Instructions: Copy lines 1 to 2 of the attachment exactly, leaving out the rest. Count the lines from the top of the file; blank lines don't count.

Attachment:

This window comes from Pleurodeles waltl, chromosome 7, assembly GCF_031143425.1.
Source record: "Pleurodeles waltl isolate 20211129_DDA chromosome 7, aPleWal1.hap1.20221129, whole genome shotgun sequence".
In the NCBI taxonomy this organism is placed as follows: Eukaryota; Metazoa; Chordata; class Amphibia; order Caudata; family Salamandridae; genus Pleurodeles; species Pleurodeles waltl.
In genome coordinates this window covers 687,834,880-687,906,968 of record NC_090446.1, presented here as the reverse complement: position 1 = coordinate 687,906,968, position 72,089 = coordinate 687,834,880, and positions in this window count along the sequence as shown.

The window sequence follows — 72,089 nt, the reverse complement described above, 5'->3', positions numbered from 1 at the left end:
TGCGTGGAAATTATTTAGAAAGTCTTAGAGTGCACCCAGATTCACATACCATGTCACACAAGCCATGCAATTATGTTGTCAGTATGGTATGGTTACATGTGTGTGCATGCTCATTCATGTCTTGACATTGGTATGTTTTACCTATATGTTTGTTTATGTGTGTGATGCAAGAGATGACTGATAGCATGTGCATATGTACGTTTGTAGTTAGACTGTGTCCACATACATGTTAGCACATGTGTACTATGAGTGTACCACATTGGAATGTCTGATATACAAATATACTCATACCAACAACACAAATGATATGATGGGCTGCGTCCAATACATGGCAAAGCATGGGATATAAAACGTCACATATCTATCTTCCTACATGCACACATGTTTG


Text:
This window comes from Pleurodeles waltl, chromosome 7, assembly GCF_031143425.1.
Source record: "Pleurodeles waltl isolate 20211129_DDA chromosome 7, aPleWal1.hap1.20221129, whole genome shotgun sequence".